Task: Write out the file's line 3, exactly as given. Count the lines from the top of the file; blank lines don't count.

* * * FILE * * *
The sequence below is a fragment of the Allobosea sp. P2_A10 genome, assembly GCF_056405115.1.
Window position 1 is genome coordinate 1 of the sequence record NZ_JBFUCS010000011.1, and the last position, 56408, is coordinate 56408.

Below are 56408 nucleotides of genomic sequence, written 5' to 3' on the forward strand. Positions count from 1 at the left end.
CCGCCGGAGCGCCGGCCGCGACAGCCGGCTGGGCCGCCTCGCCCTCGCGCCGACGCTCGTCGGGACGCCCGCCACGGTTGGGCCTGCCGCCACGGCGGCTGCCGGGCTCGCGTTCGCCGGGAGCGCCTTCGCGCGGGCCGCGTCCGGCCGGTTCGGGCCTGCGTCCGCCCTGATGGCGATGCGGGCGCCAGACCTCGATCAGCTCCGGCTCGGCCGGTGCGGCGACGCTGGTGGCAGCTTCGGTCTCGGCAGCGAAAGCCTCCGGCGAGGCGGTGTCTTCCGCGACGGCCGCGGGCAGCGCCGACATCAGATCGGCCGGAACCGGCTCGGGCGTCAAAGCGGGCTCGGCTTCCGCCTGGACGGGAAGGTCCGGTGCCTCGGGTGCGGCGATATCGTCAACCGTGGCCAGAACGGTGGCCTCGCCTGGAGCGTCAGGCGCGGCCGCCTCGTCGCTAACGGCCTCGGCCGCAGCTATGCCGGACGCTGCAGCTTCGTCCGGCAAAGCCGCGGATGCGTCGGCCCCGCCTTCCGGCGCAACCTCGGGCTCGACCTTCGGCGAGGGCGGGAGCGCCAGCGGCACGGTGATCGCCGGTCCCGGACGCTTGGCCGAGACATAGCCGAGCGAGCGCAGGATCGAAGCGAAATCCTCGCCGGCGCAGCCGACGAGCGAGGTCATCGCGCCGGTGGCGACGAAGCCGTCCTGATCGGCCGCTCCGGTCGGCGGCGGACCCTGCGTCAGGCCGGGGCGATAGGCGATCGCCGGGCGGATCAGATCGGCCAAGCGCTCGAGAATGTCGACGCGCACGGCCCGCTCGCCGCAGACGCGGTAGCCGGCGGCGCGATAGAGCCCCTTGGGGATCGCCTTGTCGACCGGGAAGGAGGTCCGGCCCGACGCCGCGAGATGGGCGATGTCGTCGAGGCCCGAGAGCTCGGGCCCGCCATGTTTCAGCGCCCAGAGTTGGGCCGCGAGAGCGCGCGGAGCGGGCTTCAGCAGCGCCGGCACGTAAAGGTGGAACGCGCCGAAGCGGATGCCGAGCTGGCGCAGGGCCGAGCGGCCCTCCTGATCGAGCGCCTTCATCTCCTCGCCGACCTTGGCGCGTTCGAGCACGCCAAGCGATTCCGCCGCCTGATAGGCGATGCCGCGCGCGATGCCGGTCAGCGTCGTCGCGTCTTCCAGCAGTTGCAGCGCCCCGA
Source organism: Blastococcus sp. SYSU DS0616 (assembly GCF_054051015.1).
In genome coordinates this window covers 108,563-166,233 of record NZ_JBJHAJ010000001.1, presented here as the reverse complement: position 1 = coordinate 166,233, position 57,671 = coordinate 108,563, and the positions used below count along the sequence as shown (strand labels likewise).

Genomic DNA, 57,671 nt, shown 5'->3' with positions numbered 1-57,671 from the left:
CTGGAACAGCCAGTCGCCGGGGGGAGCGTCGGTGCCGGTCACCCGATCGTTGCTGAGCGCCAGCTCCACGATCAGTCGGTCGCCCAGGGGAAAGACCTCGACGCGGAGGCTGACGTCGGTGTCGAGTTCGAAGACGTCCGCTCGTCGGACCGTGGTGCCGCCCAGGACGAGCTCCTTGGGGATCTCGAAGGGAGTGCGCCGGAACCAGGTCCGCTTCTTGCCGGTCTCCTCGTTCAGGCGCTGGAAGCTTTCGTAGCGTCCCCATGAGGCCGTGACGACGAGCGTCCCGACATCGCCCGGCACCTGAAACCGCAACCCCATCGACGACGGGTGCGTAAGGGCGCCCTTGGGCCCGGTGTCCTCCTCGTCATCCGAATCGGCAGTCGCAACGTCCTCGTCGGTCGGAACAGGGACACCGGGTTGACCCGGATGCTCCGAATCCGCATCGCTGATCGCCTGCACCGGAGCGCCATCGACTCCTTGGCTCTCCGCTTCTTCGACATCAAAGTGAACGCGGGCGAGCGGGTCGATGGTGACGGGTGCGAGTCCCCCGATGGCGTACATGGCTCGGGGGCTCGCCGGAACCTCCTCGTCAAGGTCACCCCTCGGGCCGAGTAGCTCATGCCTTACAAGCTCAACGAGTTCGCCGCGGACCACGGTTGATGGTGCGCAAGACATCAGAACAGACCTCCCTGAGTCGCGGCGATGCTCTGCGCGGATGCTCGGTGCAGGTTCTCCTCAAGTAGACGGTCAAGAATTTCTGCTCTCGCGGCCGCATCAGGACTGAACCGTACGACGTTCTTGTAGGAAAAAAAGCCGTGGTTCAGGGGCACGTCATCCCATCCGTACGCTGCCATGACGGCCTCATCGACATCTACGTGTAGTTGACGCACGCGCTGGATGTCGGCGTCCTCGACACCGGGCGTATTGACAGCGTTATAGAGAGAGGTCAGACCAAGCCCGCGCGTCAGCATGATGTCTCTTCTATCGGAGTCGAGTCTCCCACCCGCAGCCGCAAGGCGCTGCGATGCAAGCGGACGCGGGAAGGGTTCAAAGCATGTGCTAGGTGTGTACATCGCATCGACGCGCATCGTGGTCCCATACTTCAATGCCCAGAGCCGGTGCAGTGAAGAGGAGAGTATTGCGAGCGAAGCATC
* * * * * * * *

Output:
Below are 56408 nucleotides of genomic sequence, written 5' to 3' on the forward strand. Positions count from 1 at the left end.